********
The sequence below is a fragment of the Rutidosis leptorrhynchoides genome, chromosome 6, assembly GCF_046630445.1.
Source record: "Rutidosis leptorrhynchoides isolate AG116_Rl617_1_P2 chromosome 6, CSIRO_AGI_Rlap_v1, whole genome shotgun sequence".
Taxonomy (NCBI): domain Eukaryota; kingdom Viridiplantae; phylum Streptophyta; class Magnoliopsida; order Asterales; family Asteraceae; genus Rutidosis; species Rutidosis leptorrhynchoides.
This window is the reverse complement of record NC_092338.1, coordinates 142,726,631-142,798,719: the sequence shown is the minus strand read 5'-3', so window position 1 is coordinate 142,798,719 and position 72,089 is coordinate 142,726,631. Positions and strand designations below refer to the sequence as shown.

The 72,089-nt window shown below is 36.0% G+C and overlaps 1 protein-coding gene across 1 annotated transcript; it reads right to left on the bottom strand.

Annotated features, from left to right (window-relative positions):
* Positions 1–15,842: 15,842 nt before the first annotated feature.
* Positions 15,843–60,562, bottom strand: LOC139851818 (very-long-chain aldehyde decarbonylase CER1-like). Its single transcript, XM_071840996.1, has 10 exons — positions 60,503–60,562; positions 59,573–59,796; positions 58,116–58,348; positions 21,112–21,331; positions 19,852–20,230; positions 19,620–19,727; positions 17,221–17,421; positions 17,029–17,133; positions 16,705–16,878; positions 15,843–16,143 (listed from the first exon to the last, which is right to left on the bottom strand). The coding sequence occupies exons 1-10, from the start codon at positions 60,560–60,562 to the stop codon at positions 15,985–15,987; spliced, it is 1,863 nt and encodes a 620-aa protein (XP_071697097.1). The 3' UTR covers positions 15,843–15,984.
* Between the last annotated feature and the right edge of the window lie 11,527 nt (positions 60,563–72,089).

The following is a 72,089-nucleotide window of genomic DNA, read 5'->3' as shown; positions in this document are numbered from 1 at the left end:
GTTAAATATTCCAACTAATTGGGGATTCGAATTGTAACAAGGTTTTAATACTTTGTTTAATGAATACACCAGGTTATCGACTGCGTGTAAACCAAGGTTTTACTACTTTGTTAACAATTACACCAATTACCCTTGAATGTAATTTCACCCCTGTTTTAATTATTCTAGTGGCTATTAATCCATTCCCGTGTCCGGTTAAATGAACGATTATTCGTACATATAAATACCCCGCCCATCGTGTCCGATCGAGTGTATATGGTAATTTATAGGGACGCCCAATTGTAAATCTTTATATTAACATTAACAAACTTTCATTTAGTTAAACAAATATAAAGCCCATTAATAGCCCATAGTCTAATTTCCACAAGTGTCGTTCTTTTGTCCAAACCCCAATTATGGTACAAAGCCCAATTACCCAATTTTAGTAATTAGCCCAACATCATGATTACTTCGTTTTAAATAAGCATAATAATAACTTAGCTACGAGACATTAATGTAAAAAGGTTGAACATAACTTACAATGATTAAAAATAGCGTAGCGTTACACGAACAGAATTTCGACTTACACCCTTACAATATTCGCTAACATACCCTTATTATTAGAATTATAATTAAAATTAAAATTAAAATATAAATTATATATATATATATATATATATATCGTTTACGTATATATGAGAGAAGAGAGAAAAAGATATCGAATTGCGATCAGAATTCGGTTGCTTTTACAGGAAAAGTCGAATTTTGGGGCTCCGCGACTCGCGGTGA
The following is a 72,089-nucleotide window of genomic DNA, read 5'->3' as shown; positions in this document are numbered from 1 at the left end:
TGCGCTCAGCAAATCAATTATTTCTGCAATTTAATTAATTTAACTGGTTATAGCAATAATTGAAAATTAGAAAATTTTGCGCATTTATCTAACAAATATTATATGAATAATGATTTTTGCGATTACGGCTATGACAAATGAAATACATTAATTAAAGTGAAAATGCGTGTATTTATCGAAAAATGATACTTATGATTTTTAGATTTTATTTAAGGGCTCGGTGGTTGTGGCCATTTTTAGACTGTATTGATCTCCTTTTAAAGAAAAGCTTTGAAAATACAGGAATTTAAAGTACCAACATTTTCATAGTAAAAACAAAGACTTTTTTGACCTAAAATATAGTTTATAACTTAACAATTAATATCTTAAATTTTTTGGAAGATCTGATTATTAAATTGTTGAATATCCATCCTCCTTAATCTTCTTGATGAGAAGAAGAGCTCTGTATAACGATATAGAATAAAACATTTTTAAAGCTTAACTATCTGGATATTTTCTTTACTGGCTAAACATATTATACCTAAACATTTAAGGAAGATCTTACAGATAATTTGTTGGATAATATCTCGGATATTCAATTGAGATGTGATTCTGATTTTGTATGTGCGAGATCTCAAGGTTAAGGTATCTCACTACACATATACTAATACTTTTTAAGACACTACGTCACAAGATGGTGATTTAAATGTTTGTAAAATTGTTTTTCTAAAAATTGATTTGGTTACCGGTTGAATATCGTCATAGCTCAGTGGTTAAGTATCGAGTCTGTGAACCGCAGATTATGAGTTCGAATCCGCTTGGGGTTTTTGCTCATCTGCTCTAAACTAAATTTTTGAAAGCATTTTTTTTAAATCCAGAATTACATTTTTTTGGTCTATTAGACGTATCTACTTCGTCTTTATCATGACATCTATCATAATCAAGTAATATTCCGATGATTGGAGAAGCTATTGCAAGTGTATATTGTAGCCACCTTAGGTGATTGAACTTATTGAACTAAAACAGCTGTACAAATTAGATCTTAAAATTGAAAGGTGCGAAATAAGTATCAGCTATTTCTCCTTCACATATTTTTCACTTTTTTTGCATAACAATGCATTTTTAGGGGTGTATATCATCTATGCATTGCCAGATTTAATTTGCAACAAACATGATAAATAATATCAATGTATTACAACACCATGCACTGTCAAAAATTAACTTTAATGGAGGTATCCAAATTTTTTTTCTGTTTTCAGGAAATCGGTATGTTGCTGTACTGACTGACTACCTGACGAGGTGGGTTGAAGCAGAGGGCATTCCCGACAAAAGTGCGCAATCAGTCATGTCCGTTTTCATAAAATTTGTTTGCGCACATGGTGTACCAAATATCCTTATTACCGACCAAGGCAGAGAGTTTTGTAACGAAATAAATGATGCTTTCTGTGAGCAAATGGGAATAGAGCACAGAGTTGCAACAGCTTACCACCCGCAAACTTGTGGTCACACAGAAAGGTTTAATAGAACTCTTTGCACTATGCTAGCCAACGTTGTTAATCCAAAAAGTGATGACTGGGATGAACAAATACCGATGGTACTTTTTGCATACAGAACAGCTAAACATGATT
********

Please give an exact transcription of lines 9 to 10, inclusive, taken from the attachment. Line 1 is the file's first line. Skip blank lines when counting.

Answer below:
* Between the last annotated feature and the right edge of the window lie 11,527 nt (positions 60,563–72,089).

The following is a 72,089-nucleotide window of genomic DNA, read 5'->3' as shown; positions in this document are numbered from 1 at the left end: